Egypt said that the Guiding Principles could provide a starting point, not precluding the previous work. The Working Group should continue with the identification of gaps which were not covered by the Guiding Principles and should pay attention to some neglected issues, such as the actions of the pharmaceutical industry acquiring local companies, which could have an impact on the production of generic drugs and so impede access to health.
NGOs' responses

Don't forget children!

UNICEF encouraged partners to focus on the interaction between children’s rights and businesses, which impacted those rights on the community level, in the marketplace and the workplace. The United Nations Children Fund had, together with the Global Compact and Save the Children, recently released the Children’s Rights and Business Principles and complemented them with a workbook titled ‘Children are Everyone’s Business’. By considering children’s rights in core business strategies and operations, businesses could demonstrate their responsibility towards children and could be a powerful force for change in support of children’s right.

Strengthen remedy mechanisms!

The International Commission of Jurists in a joint statement said that the participation of those actually affected by activities of business corporations had been minimal in the working of the Working Group. The Group should urge States to strengthen the availability of accessible, effective and impartial remedy mechanisms. Further, the independent experts of the Working Group should ensure that their statements and activities contributed and not hindered the potential development of further international standards.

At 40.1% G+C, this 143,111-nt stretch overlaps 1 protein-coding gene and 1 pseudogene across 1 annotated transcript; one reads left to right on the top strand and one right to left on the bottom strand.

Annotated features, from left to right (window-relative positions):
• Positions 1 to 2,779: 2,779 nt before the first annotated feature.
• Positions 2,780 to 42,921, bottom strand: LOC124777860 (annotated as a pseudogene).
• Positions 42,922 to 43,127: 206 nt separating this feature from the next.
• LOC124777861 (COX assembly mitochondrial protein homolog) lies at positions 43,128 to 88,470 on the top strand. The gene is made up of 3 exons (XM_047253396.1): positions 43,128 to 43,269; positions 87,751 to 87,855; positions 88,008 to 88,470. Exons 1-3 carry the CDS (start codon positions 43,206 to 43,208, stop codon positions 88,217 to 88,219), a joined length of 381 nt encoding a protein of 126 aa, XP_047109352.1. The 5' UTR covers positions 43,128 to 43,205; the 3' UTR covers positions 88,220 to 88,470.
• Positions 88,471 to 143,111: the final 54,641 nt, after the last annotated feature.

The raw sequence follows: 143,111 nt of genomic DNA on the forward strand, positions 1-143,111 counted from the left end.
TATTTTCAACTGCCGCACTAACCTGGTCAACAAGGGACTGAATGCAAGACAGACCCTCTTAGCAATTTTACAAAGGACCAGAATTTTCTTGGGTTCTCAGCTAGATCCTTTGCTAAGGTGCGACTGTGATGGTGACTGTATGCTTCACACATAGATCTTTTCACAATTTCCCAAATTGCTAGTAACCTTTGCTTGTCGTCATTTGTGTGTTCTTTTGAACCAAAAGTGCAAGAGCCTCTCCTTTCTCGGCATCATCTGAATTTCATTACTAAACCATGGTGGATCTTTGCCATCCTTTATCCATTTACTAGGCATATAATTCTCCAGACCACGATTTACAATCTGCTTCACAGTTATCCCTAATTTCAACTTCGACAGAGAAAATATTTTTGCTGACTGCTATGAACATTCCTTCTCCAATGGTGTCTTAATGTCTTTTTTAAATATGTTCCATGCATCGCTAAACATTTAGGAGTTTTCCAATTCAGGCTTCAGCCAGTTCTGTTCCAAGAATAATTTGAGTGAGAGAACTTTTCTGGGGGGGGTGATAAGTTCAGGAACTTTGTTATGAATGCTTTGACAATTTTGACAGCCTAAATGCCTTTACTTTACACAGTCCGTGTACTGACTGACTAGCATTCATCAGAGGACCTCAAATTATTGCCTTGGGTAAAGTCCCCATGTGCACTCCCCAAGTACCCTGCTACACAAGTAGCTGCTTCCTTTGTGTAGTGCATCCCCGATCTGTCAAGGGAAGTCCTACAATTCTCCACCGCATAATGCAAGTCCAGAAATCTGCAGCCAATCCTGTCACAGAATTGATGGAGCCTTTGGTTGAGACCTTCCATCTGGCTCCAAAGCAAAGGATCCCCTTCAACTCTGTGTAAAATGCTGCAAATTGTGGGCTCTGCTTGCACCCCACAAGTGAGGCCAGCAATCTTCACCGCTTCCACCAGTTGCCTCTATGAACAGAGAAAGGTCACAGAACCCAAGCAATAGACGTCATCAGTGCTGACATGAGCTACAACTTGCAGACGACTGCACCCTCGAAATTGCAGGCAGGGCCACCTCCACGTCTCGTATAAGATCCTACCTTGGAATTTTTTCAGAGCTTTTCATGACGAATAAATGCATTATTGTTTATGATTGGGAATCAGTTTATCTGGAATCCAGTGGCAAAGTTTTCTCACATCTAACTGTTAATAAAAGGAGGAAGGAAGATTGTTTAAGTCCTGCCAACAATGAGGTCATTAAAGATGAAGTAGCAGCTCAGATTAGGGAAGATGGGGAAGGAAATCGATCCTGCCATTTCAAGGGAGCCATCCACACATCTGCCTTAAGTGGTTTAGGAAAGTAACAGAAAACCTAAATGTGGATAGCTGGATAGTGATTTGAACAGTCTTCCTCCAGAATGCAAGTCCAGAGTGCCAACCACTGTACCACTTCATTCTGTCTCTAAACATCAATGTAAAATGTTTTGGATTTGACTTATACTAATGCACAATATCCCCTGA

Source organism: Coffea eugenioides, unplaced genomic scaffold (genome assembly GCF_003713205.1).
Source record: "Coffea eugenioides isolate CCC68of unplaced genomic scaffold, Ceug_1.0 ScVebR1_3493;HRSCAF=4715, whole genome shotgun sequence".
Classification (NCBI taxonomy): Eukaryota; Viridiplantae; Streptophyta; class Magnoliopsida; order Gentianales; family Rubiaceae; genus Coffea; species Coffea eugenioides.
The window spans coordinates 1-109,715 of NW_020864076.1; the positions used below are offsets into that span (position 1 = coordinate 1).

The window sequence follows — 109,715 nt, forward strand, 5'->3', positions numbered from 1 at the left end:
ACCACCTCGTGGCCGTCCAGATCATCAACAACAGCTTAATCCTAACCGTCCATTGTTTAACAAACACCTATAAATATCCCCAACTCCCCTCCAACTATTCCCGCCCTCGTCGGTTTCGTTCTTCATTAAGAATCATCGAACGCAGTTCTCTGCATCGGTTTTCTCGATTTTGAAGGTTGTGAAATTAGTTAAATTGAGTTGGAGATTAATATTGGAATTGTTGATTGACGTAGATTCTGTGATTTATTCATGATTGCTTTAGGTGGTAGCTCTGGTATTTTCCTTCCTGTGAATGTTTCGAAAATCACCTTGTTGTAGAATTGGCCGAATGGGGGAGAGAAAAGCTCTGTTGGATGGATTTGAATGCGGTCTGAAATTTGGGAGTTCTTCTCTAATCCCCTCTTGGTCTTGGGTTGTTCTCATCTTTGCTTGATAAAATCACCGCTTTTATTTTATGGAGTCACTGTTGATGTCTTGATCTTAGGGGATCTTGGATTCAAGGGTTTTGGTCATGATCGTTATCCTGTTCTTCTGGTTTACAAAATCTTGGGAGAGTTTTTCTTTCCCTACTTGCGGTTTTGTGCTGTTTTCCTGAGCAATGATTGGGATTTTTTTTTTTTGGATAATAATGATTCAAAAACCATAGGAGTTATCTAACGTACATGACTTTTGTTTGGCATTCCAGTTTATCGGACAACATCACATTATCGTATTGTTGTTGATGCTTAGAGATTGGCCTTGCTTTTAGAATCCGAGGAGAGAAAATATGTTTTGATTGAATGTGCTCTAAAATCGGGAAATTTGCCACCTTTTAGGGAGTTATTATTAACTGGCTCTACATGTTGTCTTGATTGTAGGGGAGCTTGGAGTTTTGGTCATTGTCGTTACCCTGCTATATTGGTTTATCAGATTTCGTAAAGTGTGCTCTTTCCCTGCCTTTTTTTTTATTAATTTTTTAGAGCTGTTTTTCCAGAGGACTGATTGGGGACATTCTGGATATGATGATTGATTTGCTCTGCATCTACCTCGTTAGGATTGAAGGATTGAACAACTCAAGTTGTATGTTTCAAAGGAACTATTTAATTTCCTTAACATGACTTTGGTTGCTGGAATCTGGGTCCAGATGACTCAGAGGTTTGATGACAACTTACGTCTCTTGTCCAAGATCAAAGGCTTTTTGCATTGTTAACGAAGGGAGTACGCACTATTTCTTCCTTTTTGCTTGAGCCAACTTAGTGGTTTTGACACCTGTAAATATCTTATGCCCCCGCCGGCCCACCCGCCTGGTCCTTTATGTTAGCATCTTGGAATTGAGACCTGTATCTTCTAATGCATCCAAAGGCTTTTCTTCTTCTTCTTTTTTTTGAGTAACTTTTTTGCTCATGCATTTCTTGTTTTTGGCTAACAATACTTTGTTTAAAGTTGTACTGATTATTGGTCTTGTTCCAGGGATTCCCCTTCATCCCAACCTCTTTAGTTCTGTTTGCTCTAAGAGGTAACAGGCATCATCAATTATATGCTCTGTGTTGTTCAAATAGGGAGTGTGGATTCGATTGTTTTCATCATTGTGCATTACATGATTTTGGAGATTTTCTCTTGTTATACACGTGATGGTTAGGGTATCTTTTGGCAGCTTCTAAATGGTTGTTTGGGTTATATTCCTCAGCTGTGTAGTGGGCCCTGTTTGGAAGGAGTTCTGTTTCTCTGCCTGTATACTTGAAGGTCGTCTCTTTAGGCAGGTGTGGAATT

Concluding remarks

Ms Jungk said the vast range of comments served as evidence of the size of the task before the Working Group, from capacity building of small and medium enterprises, indigenous peoples, and the voice of victims in relation to the right to health and tobacco industries, to mention some.

She further said it had confirmed the importance of how critical it was to get the strategy right from the very beginning and have everyone on board. There was a major jumping point facing the Working Group at this particular point in time, which was about putting all the previous work together and ensuring that there was no watering down of the Guiding Principles on Businesses and Human Rights.

What next?

On 4 and 5 December 2012, the first Forum on Business and Human Rights will take place under the guidance of the Working Group. This two-day forum will provide a unique global platform for stakeholders from all regions, experts, practitioners and rights holders, to engage in dialogue and discuss experiences, opportunities and challenges in the dissemination and implementation of the Guiding Principles.

The Forum's success will ultimately depend on contributions of all stakeholders to share practices and lessons learned, and to engage proactively and in a constructive way. Stakeholders should engage in dialogue at the national level ahead of the Forum and continue this engagement afterwards.